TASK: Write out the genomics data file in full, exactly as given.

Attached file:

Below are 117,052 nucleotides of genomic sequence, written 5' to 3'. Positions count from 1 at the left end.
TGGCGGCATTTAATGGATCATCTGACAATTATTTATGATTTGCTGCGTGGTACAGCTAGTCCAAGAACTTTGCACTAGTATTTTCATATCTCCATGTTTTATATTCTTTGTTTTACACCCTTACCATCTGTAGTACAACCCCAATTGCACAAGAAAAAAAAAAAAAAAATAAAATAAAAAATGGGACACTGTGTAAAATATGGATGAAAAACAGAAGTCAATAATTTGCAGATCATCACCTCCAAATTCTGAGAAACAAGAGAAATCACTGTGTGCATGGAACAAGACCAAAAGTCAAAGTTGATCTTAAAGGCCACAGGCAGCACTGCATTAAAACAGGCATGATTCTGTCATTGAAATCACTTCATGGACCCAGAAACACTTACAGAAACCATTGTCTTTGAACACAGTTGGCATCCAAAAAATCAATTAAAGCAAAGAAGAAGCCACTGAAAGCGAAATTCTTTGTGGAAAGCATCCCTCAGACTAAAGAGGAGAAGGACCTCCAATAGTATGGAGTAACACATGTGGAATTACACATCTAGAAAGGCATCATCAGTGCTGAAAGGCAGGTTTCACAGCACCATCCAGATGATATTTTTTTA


Below are 117,052 nucleotides of genomic sequence, written 5' to 3'. Positions count from 1 at the left end.
TGGCGGCATTTAATGGATCATCTGACAATTATTTATGATTTGCTGCGTGGTACAGCTAGTCCAAGAACTTTGCACTAGTATTTTCATATCTCCATGTTTTATATTCTTTGTTTTACACCCTTACCATCTGTAGTACAACCCCAATTGCACAAGAAAAAAAAAAAAAAAATAAAATAAAAAATGGGACACTGTGTAAAATATGGATGAAAAACAGAAGTCAATAATTTGCAGATCATCACCTCCAAATTCTGAGAAACAAGAGAAATCACTGTGTGCATGGAACAAGACCAAAAGTCAAAGTTGATCTTAAAGGCCACAGGCAGCACTGCATTAAAACAGGCATGATTCTGTCATTGAAATCACTTCATGGACCCAGAAACACTTACAGAAACCATTGTCTTTGAACACAGTTGGCATCCAAAAAATCAATTAAAGCAAAGAAGAAGCCACTGAAAGCGAAATTCTTTGTGGAAAGCATCCCTCAGACTAAAGAGGAGAAGGACCTCCAATAGTATGGAGTAACACATGTGGAATTACACATCTAGAAAGGCATCATCAGTGCTGAAAGGCAGGTTTCACAGCACCATCCAGATGATATTTTTTTA